Despite the fact that central Ohio is supposedly in line for another bout of ugly wintry weather this week, I really won’t be able to get away with sharing snowy photos like this one with you for much longer, will I? Not only is spring nearing, I suspect most of us are thoroughly sick and tired of winter, this one in particular. Even so, this log cabin is so winsome—it seemed the perfect cure for a Monday (the Monday after Daylight Savings Time, no less).
You’ve probably already guessed that this cabin stands at the aforementioned Dawes Arboretum, and you are correct. The Dawes family built this cabin, for use as a summertime retreat, during the 1920s, using hand-hewn logs as well as beams from a barn built in the 1800s already on the property. Personally speaking, I thought the chimney was just beautiful—it almost seems to have an Arts & Crafts influence (I’m probably wrong). Continue reading →
Recently my husband and I took a trip over to Dayton to visit the National Museum of the United States Air Force. Neither of us had been there in many years, and certainly not since the Museum’s expansion. Thus we had no idea what to expect other than an enjoyable day looking at some beautiful aircraft and learning about the history of the USAF—quite good things on any day, really. The Museum can also boast of being the world’s oldest and largest (hey, this is America, kids!) military aviation museum, so we knew there’s be plenty to make the drive worthwhile.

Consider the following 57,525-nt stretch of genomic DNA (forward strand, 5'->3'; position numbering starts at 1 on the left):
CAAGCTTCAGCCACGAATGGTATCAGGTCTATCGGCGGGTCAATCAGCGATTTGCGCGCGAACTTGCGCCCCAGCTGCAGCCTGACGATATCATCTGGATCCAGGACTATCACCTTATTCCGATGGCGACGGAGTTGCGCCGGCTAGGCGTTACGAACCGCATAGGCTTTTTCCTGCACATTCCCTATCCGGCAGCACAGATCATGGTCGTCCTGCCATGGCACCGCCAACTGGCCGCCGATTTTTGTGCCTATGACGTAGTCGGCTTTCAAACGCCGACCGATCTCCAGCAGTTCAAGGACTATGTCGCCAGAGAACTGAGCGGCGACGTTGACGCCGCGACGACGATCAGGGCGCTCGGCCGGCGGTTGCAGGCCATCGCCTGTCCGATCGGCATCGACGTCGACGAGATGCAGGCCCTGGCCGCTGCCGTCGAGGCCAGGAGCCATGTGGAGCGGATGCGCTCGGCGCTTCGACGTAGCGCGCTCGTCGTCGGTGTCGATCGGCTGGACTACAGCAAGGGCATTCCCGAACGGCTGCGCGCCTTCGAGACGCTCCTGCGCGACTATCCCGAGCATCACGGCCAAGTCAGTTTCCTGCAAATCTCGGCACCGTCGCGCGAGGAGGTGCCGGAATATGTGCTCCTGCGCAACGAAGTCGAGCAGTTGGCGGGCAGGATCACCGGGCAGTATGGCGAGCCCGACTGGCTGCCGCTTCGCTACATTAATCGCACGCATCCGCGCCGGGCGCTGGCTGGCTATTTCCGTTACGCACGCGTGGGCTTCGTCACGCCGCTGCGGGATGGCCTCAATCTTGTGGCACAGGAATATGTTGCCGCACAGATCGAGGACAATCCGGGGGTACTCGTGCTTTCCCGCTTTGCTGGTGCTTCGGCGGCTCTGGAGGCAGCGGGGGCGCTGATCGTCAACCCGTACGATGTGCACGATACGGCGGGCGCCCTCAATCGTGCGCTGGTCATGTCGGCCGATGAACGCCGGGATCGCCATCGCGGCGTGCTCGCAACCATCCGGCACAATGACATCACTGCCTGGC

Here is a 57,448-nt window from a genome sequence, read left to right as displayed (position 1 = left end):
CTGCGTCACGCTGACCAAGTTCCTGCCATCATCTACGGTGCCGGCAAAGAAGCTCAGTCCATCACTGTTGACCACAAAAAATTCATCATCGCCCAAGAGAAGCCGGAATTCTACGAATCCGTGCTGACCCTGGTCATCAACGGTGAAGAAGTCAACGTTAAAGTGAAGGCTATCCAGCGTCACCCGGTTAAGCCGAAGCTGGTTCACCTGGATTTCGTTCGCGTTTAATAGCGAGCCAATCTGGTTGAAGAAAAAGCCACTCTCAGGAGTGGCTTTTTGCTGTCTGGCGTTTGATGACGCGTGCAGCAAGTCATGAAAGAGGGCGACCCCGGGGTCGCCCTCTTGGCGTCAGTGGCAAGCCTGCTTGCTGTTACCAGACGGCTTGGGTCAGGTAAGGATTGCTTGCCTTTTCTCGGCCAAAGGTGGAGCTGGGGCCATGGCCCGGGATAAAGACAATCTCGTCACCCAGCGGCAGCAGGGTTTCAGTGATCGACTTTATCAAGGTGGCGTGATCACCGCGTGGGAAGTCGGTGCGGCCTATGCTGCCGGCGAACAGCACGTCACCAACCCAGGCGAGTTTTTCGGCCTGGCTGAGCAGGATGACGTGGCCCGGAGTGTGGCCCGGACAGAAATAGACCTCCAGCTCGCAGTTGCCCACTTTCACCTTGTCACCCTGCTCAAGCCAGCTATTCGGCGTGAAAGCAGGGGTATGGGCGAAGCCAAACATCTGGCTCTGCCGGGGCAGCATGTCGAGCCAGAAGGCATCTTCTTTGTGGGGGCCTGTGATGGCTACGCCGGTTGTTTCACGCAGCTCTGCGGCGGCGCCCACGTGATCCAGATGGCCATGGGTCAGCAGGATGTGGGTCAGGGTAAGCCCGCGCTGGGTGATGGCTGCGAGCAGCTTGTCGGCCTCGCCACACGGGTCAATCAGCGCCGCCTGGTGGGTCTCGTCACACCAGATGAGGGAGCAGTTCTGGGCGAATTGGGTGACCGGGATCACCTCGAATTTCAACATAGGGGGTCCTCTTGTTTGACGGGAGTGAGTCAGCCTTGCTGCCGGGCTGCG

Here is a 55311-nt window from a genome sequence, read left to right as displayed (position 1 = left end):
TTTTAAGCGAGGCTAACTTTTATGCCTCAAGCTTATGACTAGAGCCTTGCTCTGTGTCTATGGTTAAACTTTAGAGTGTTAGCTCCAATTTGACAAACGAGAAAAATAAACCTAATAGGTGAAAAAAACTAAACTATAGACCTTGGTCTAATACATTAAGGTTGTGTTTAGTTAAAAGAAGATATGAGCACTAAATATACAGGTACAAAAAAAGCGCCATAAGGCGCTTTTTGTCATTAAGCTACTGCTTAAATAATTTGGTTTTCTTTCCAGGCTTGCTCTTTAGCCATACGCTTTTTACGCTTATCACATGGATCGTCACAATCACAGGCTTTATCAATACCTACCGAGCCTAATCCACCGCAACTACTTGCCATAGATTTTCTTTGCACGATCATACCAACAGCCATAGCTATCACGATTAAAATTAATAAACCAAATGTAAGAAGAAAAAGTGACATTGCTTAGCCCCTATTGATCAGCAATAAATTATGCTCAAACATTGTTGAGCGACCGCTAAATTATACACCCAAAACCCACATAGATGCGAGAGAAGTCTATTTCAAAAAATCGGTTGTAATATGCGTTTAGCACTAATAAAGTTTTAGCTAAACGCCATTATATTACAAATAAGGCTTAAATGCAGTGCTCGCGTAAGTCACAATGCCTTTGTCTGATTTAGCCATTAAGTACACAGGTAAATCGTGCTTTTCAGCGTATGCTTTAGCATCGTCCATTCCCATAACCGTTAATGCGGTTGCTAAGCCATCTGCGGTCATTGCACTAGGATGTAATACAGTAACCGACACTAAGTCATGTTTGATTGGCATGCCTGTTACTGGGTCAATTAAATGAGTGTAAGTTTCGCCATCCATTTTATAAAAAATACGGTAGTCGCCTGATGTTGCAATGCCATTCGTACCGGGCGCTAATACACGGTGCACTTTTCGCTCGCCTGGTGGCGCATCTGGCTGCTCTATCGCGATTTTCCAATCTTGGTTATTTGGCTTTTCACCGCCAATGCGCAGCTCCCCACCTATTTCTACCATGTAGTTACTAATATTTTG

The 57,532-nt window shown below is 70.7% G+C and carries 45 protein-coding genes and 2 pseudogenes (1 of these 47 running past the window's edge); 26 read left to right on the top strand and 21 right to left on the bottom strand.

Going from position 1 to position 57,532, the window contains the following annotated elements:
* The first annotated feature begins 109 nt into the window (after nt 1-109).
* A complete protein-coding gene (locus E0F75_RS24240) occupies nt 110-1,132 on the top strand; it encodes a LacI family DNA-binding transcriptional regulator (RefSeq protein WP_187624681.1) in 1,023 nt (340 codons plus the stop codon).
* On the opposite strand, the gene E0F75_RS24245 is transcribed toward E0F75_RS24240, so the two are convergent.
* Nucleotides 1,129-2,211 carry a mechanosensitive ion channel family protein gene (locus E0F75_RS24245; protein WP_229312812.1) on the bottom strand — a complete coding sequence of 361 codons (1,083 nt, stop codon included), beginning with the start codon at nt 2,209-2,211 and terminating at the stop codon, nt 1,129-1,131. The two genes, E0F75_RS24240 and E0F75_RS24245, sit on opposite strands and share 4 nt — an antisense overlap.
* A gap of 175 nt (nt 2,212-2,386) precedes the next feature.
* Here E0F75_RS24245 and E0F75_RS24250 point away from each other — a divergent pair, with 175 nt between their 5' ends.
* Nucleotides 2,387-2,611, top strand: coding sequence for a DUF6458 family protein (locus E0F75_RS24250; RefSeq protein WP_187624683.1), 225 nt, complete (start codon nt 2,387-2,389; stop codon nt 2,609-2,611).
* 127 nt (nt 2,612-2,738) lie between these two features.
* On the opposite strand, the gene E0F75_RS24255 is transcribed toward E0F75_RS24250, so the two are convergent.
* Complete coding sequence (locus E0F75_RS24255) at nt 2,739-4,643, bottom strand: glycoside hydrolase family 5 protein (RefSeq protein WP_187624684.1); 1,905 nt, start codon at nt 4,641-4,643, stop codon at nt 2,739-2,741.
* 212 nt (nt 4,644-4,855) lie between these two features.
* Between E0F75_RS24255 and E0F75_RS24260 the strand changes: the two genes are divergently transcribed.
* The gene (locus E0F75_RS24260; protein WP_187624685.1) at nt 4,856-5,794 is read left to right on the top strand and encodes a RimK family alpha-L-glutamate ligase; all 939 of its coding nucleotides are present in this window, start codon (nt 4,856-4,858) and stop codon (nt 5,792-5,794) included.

Welcome to the Early Years gallery! We actually went through the Museum a bit backwards. Still had fun, though.
Well! I’m happy and even eager to tell you that our expectations were vastly exceeded: The Museum is wonderfully arranged, full of fantastic ships and tons of history on the easy-to-read-even placards, and it’s a terrific way to spend a day (particularly a very, very cold winter’s day!).
Sliver of the Museum’s O-47B, an observation ship developed in 1934.
Nor are they exaggerating about the size: Three gigantic hangars are filled with ships, and there’s also a missile & space gallery as well as an IMAX theatre, outdoor exhibits (it was too cold & windy for us to enjoy these during this trip) and a memorial park, as well as smaller galleries connecting each hangar. Continue reading →
Originally posted on hovercraftdoggy: Sail Away – a constantly expanding, large-scale installation in the Turbine Hall of Tate Modern in London, consisting of hundreds of small boats made from paper money bills, maps and tickets from all around the world…
My plan was to share some vintage aircraft with you today, but yesterday I did a fine job of tearing my back up doing something I oughtn’t have. Therefore, instead I’ll leave you with a video first shared by Ron at Route 66 News—a video about the Mother Road in Missouri. Seeing Ramona Lehman, famed and beloved owner of the Munger Moss, was an especial treat—every time we stay at the Munger Moss, she and I stand there in the lobby gabbing for at least half an hour!
While recuperating this weekend (happily, I’m feeling much better), I did some fantasy classic-car shopping, because that’s what everybody does, isn’t it? That activity put me in mind of a Stude we saw at a classic car show, one I fell immediately in love with (Detroit gals fall and fall hard for cars sometimes…me, it’s often).
Clean, sporty lines (thanks to the smart styling of Raymond Loewy), a great colour combination reminiscent of a favourite ice cream—but alas, we just were not in the market at the time, however tempted I was! I do seem to recall that it was respectably above the car’s original sticker of $3,253.
Beside a fellow beauty, one more grown up and wearing her own style of elegance well. Truth be told, there’s room for both in my garage. Ahem.